Tony Blair says an immediate ceasefire is possible if firm action is taken
The conflict between Israel and Hamas can be resolved, former UK prime minister Tony Blair has insisted.
Mr Blair, now a Middle East envoy, said there was a "basis" for an immediate ceasefire if the supply of arms into Gaza from Egypt was halted.
Israeli forces continue to widen their attacks in Gaza while at least 40 people have reportedly been killed in an air strike on a UN-run school there.
The Foreign Office said it was doing everything possible to get a ceasefire.
Foreign Secretary David Miliband is on his way to New York for talks on the crisis at the United Nations.
The UK was "pushing every diplomatic and political lever" in an attempt to broker a halt to hostilities, Foreign Office minister Bill Rammell told the BBC.
Mr Rammell said the escalation of the conflict in recent days had caused "alarm and dismay" around the world.
According to Palestinian medical officials, up to 600 people have been killed since the conflict began.
At least 70 Palestinians and five Israeli soldiers were killed on Tuesday.
Mr Blair said the people of Gaza were living through "hell" and warned of an even "more protracted campaign" if opportunities were not seized to end the violence.
Mr Blair, who represents the UN, EU, US and Russia in the Middle East, said he believed discussions between Egypt and Hamas about halting the supply of arms and money to militants in Gaza were critical to securing a ceasefire.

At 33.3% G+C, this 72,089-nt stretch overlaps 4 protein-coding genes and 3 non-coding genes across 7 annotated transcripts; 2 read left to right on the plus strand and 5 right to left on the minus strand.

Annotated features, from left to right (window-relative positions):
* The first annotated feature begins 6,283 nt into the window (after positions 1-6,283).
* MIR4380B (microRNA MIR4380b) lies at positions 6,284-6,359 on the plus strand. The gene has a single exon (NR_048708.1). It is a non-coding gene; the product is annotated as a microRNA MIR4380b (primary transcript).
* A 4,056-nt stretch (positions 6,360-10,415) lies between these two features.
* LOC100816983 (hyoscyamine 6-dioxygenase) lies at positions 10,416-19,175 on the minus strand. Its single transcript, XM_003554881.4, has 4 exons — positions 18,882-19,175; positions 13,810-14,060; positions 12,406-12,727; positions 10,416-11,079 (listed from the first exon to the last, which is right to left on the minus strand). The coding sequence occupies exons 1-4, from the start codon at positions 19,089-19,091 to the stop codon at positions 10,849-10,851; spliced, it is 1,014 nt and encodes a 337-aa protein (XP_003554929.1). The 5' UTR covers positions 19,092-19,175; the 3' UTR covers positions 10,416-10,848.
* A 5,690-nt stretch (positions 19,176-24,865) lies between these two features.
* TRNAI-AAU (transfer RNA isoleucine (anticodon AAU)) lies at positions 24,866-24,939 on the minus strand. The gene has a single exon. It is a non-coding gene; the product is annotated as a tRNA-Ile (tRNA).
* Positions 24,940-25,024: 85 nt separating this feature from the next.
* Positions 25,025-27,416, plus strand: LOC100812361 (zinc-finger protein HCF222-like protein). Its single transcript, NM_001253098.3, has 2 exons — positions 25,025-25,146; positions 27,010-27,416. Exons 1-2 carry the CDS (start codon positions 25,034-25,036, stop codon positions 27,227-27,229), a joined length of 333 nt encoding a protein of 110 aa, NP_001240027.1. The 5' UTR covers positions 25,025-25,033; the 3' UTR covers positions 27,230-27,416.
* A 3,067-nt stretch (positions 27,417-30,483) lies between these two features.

There needed to be "clear, definitive" action to bring this about, Mr Blair said, adding that he thought all sides were willing to discuss this.
"I think there are circumstances where we can get an immediate ceasefire and that is what people want to see," he told the BBC.
Israel has insisted circumstances are not right for a ceasefire while rocket attacks continue to strike its territory.
Mr Blair, who has met Israeli leaders and senior Palestinian officials in recent days, called on Hamas to work towards a ceasefire to end the "appalling suffering" in Gaza.
"If they truly do care about about people in Gaza, there is a possible way that would have an immediate cessation of hostilities and that is obviously what any responsible person should try and achieve.
"For anyone living in Gaza, it is hell. It is bound to be. You are have got a situation where you are in an effective war zone."
Only a "credible" political process towards a Palestinian state could bring peace to the region, Mr Blair said, stressing that "real change" in conditions for people in Gaza were part and parcel of this.
Discussions between the international community and Hamas were feasible, he said, but only if there were "some common principles of agreement", namely Hamas' willingness to give up violence.
He urged the new US administration of President-elect Barack Obama to focus on the Middle East peace process, saying the issue was "absolutely central" to global security.
"If we want to resolve this, we can," he said.
"We have to grip it and sort it. If we do that with requisite dedication energy and commitment, we can resolve it."